2

2 o2 i2

1 1 1 1 1

2.0 D (lower part) 0.23 m 0.43 m

*P*

*f* *d* *d*

⎛ ⎞ ⎛ ⎞ ⎛ ⎞ ⎛ ⎞

= =⎜ ⎟ ⎜+ ⎟ ⎜= ⎟ ⎜+ _{−} ⎟= +

⎝ ⎠ ⎝ ⎠

⎝ ⎠ ⎝ ⎠

74. The magnification for a relaxed eye is given by Eq. 25–2a. / (0.25 m)( 4.0 D) 1.0

*M* =*N f* =*NP*= + = ×

75. (a) The magnification of the telescope is given by Eq. 25–3. The focal lengths are expressed in terms of their powers, from Eq. 23–7.

o e

e o

(5.5 D)

2.75 2.8 (2.0 D)

*f* *P*

*M*

*f* *P*

= − = − = − = − × ≈ − ×

(b) To get a magnification greater than 1, for the eyepiece we use the lens with the smaller focal length, or greater power: 5.5 D.

77. We calculate the man’s near point ( )*d*i using Eqs. 23–7 and 23–8, with the initial object at 0.38 m
with a 2.5-D lens. To give him a normal near point, we set the final object distance as 0.25 m and
calculate the power necessary to have the image at his actual near point.

o1

1 1 i

i o1 i o1 1 o1

2

i o2

1 1 1 1 0.38 m

7.6 m 1 (2.5 D)(0.38 m) 1

1 1 1 1 _{3.9 D}

7.6 m 0.25 m

*d*

*P* *P* *d*

*d* *d* *d* *d* *P d*

*P*

*d* *d*

= + → = − → = = = −

− −

= + = + = +

−

78. (a) The length of the telescope is the sum of the focal lengths. The magnification is the ratio of the focal lengths (Eq. 25–3). For a magnification greater than 1, the lens with the smaller focal length should be the eyepiece. Therefore, the 4.0-cm lens should be the eyepiece.

o e 4.0 cm 48 cm 52 cm
*f* *f*

= + = + =

A

o e

(48cm) _{12}
(4.0 cm)
*f*

*M*
*f*

= − = − = − ×

(b) We use Eq. 25–6b to solve for the length, **l**, of the microscope.
e o

e o

(25)(4.0 cm)(48 cm) _{192 cm} _{1.9 m}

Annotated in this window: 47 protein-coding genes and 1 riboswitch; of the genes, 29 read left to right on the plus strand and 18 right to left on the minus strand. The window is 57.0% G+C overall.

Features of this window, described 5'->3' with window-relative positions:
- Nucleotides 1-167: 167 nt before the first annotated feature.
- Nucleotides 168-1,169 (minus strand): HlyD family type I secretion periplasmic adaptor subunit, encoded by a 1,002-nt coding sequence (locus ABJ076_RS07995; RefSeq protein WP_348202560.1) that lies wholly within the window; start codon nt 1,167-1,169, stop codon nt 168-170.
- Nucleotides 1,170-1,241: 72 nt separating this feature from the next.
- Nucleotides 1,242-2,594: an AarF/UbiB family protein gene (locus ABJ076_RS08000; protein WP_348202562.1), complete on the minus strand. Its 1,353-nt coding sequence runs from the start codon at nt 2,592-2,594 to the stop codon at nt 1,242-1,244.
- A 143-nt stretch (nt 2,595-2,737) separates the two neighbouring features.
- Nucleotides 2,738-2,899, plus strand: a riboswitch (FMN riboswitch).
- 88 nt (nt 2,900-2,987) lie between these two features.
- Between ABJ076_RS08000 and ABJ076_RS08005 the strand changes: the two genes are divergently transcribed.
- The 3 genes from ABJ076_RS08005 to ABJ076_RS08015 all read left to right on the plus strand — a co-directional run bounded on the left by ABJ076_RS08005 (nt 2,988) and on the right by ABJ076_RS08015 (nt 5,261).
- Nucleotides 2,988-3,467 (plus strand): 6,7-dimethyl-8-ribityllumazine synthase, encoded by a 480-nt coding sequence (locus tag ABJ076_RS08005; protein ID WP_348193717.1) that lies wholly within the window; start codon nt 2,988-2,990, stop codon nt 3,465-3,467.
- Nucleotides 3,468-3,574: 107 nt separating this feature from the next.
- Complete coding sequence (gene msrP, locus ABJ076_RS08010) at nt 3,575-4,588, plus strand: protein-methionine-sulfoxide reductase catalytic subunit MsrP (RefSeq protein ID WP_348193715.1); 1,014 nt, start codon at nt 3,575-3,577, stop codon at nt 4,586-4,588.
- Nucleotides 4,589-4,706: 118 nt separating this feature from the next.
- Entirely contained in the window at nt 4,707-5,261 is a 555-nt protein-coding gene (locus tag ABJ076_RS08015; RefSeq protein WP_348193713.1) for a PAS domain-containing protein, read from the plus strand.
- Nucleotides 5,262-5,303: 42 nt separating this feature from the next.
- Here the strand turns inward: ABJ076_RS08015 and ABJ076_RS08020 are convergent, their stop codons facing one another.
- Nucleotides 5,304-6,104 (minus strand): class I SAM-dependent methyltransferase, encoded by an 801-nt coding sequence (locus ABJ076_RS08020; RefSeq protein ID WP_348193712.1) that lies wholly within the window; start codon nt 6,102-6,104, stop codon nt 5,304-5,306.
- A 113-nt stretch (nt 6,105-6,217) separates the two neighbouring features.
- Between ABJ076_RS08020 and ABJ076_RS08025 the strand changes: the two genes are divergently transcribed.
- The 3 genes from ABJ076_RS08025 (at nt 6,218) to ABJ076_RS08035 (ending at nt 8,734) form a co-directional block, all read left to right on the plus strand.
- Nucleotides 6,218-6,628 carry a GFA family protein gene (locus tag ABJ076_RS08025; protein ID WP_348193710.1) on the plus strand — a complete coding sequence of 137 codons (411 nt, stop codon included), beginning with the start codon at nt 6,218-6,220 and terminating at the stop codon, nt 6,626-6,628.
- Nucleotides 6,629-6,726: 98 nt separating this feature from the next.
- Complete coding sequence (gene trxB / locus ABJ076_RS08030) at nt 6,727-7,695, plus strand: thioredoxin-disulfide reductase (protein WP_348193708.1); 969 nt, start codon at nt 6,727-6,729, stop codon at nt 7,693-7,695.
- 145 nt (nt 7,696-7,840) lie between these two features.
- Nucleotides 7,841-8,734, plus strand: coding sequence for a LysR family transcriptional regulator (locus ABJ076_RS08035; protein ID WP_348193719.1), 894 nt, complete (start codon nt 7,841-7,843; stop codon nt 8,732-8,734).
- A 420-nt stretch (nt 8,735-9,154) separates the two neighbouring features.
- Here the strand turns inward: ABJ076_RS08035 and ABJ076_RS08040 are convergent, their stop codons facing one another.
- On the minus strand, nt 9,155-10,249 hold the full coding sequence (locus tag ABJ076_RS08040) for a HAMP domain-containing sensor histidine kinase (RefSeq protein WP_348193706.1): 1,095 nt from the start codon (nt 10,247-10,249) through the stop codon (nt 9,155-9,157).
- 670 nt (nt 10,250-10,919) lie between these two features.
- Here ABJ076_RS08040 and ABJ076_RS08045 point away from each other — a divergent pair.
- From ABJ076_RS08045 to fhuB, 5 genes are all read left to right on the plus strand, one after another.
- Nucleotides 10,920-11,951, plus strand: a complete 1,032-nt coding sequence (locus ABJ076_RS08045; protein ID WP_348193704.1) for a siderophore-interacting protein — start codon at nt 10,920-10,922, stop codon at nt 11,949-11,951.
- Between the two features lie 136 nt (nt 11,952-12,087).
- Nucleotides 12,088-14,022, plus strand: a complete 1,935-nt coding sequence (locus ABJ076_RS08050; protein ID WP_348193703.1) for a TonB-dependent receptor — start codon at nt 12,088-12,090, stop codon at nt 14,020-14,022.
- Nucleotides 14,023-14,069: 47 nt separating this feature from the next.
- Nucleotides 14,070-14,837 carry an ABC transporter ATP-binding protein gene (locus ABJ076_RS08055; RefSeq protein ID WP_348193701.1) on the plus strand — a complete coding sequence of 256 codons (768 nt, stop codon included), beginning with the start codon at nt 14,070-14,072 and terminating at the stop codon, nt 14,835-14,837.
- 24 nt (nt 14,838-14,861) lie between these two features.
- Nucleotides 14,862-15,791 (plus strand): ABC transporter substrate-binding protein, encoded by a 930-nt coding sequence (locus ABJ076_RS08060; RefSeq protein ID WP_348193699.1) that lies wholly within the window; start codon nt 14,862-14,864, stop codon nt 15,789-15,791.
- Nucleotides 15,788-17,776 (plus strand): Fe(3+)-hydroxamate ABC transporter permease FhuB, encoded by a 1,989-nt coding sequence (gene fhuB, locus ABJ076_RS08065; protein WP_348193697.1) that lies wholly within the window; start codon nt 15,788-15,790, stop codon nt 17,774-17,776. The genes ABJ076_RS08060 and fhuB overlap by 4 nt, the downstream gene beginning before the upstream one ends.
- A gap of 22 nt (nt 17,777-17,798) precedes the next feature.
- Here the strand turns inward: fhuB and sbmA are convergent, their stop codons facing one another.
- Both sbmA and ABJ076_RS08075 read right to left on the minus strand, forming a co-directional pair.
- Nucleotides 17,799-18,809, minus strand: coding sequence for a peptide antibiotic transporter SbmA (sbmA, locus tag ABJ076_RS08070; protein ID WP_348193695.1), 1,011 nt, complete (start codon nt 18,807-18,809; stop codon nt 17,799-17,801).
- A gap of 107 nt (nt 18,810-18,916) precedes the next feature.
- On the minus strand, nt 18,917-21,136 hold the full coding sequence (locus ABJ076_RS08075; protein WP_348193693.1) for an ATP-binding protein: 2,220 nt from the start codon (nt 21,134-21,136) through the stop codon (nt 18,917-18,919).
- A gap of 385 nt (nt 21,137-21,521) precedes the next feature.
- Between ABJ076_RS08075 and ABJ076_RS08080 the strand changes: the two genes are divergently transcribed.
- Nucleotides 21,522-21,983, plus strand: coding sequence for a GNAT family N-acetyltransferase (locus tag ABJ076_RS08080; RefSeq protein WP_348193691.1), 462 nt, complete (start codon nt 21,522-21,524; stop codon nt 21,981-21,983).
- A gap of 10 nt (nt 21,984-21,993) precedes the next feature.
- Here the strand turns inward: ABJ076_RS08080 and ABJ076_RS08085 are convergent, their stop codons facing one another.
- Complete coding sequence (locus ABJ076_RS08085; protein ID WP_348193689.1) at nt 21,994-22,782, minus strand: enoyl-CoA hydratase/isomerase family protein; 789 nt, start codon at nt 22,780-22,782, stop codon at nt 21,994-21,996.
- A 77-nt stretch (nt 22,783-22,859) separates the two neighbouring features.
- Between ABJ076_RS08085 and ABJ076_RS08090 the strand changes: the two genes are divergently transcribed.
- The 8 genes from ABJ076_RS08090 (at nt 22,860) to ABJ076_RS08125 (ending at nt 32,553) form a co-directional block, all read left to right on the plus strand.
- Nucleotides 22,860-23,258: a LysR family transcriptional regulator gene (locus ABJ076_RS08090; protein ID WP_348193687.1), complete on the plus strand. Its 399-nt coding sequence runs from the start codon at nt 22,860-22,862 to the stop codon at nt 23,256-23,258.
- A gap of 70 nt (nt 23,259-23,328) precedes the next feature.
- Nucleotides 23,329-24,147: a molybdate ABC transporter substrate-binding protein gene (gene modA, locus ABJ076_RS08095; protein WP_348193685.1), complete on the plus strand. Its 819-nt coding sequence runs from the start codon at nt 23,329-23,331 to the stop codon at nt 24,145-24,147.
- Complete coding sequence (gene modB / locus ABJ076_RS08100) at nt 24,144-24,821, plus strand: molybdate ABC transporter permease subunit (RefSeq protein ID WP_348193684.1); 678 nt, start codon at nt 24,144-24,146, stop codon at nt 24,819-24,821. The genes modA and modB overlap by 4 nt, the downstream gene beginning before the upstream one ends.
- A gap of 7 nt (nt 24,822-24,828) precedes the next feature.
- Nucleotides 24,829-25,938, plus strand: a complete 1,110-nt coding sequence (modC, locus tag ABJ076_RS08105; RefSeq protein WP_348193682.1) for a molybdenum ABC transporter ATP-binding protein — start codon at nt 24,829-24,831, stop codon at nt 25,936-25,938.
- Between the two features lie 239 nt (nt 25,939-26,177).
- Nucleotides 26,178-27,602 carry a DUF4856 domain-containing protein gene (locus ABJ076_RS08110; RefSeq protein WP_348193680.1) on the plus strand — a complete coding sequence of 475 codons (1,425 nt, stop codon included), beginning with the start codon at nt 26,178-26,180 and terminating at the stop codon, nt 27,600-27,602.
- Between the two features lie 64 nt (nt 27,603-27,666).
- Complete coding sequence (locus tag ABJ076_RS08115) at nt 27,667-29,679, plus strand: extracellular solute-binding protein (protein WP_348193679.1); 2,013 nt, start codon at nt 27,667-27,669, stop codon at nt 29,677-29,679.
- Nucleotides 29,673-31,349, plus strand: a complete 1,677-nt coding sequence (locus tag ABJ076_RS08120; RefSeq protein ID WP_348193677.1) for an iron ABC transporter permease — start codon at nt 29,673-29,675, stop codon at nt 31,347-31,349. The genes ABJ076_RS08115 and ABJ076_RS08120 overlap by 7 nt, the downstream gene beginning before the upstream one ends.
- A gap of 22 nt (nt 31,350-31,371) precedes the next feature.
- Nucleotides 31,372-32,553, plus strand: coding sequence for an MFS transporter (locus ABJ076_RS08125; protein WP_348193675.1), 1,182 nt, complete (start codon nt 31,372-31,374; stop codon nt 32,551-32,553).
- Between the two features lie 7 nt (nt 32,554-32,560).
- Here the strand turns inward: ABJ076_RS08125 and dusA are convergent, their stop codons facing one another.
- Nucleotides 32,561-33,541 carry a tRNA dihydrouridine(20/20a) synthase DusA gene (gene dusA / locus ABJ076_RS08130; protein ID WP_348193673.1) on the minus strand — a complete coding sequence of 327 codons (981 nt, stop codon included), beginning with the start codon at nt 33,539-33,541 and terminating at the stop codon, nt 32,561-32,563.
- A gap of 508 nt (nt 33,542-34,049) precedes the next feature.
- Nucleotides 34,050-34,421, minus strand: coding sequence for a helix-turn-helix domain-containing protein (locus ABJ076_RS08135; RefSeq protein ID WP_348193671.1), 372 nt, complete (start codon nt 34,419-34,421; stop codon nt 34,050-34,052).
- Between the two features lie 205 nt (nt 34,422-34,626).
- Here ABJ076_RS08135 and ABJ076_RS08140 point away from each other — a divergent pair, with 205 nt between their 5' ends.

25 cm

*Mf f*
*N*

*M*

*f f* *N*

− −

= − A ⇒ A= = = =

This is far too long to be practical.

79. We assume that all of the electrical energy input to the tube becomes heat energy. The unit of amps times volts is joules per second, and the kcal units of the specific heat need to be converted to joules.

3 3

3
(25 10 A)(95 10 V)(60 s/min) _{4.8 10 C /min}
(0.065 kg)(0.11 kcal/kg C )(4186 J/kcal)

*Q* *mc T*
*P IV*

*t* *t*

*T* *IV*
*t* *mc*

− Δ

= = = →

Δ _{=} _{=} × × _{=} _{×} _{°}

⋅ °

This is an enormous rate of temperature increase. The cooling water is essential.
80. Consider an object located a distance *d*_{o} from a converging

lens of focal length f and its real image formed a distance *d*i
from the lens. If the distance *d*_{o} is much greater than the
focal length, then the lens equation tells us that the focal
length and image distance are equal.

o o

i

o i o o

1 1 1 *fd* *fd*

*d* *f*

*d* +*d* = *f* → =*d* − *f* ≈ *d* =

Thus, in a camera, the recording medium of spatial extent *x* is placed a distance equal to f behind the
lens to form a focused image of a distant object. Assume the distant object subtends an angle of 40° at
the position of the lens, so that the half-angle subtended is 20 ,° as shown in the figure. We then use
the tangent of this angle to determine the relationship between the focal length and half the image
height.

1 2 tan 20

2 tan 20

*x* *x*

*f*
*f*

° = → =

°

o

(a) For a 35-mm camera, we set *x*=36 mm to calculate the focal length.
36 mm

49 mm 2 tan 20

*f* = =

°

(b) For a digital camera, we set *x*=1.60 cm 16.0 mm.=